Handel and Haydn opens with brisk yet buoyant Bach
If you had a train to catch on Friday night, the Handel and Haydn Society’s season-opening concert of music by J.S. Bach at Symphony Hall was the place to be.
Artistic director Harry Christophers conducted the soloists, chorus, and period-instrument orchestra at such rapid tempos that whole movements seemed to flicker by in a moment. Even the featured Magnificat, Bach’s multi-movement setting of the Virgin Mary’s hymn of praise to God, seemed more of a quick thank-you card than a proper letter.
What kept it all from becoming a featureless blur was taut and shapely playing by the orchestra, led by its charismatic concertmaster Aisslinn Nosky; attention to Bach’s endless variety of instrumental color; a deep lineup of capable solo singers; and, most of all, a virtuoso performance by the 30-member Handel and Haydn Society Chorus.
From the concert’s first notes—the opening of the Orchestral Suite No. 3 in D major, resplendent with trumpets and drums—one knew something was up. This performance sounded less like the heavens opening than a pair of French doors opening onto a terrace where lords and ladies were dancing. The snapping dotted rhythms of the French overture stepped lightly, and the ensuing allegro was a whirring perpetual-motion machine for violins.
Christophers didn’t linger over the famous Air either, but if rapt stillness was not his goal, clearly-layered counterpoint and phrases-within-phrases were, and these gave depth to his brisk performance. In contrast, the suite’s three closing dances sounded somewhat tossed off—expertly and elegantly tossed, but tossed nonetheless.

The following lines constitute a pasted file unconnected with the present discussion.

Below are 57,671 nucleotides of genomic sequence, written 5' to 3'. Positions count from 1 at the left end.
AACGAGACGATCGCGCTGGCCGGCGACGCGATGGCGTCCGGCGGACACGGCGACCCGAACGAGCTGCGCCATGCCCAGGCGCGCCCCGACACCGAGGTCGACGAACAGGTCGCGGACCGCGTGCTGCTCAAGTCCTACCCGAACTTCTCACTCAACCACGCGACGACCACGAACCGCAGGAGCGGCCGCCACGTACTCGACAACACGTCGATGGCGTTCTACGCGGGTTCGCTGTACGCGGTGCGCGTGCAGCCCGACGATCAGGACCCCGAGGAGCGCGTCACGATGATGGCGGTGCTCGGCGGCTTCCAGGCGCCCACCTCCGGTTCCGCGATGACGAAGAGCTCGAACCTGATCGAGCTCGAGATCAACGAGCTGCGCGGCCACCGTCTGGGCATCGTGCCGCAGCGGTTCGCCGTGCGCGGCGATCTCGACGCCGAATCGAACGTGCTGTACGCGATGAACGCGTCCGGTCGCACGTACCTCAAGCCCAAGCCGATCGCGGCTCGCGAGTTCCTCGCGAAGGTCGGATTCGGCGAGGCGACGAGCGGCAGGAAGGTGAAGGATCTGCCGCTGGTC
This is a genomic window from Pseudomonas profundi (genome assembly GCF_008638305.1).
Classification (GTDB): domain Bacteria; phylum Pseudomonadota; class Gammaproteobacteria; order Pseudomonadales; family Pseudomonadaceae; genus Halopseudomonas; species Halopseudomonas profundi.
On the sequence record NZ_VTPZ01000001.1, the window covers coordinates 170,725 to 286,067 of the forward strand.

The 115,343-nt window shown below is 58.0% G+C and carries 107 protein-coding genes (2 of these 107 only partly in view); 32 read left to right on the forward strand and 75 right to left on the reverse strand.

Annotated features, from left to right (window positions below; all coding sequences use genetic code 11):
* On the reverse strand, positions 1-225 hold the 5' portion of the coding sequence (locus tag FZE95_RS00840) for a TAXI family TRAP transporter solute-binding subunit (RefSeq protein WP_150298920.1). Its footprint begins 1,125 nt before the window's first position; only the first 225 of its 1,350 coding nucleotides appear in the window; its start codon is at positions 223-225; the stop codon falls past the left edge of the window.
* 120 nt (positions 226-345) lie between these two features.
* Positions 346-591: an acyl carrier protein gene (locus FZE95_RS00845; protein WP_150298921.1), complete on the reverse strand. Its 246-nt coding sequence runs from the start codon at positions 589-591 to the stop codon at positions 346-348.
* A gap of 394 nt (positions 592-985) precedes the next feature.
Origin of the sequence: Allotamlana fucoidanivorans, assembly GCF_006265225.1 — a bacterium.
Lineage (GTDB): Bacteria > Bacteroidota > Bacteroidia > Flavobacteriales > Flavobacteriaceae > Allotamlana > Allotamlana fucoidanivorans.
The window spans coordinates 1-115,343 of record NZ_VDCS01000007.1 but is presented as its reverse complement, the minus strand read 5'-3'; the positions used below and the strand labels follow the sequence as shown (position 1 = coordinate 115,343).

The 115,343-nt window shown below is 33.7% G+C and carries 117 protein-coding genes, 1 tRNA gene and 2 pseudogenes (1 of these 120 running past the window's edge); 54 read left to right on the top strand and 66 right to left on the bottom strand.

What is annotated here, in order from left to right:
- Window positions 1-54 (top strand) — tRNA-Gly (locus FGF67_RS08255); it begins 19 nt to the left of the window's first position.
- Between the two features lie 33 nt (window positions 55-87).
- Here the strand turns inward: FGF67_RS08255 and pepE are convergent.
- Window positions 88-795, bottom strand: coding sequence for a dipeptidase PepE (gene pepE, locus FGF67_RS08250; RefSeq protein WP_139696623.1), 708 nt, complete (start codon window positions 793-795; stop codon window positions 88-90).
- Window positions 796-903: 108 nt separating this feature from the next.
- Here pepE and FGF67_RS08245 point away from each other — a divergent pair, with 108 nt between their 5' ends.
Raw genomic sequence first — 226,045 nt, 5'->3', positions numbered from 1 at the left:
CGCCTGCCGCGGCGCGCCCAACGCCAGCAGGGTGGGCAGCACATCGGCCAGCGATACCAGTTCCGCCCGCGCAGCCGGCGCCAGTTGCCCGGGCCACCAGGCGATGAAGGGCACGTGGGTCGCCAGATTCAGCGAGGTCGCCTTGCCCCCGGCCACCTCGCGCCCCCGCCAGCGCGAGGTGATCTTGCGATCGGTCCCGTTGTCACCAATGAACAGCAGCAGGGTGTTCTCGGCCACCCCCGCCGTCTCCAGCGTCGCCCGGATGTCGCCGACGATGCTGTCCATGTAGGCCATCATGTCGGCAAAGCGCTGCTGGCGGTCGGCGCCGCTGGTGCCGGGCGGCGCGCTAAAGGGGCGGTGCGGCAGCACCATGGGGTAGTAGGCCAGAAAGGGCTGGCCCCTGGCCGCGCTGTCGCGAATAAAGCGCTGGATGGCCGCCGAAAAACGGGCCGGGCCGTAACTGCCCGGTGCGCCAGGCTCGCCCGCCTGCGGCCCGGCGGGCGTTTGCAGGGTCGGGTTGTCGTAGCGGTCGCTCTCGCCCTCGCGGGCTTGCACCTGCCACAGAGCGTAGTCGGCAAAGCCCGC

The 22-year-old Bach served less than a year as a church organist in Mühlhausen, but during that time he composed Cantata 71, Gott ist mein König, to celebrate a civic occasion, the election of the town’s governing council. Trumpets and drums add their festive touch here too, but the work opens with a coup for the chorus, a forte C major chord with no instrumental introduction, which the Handel and Haydn Society Chorus delivered on Friday night perfectly tuned and without audible preparation, a sign of choral wonders to come.
The cantata’s vocal solos were parceled out to six singers, all of whom gave focused, well-characterized performances; highlights included tenor Marcio de Oliveira’s old-man turn in “Ich bin nun achtzig Jahr” and bass Donald Wilkinson’s resonant low F on the word “Nacht” in “Tag und Nacht ist dein.”
Since her striking Handel-and-Haydn debut in Mozart’s Coronation Mass last spring, soprano Teresa Wakim’s standing with this organization has advanced to the point where she has her own separate funding source, anonymously credited in the program book.
She has her own separate voice too, a hall-filling instrument with the rounded, pure sound of a flute stop on an organ, that sometimes makes it seem like her fellow soloists are conversing with the front rows. On Friday, Wakim’s brief solo contributions to the cantata and Magnificat were shapely and expressive; in ensembles, she tried to throttle back and blend in, with mixed success.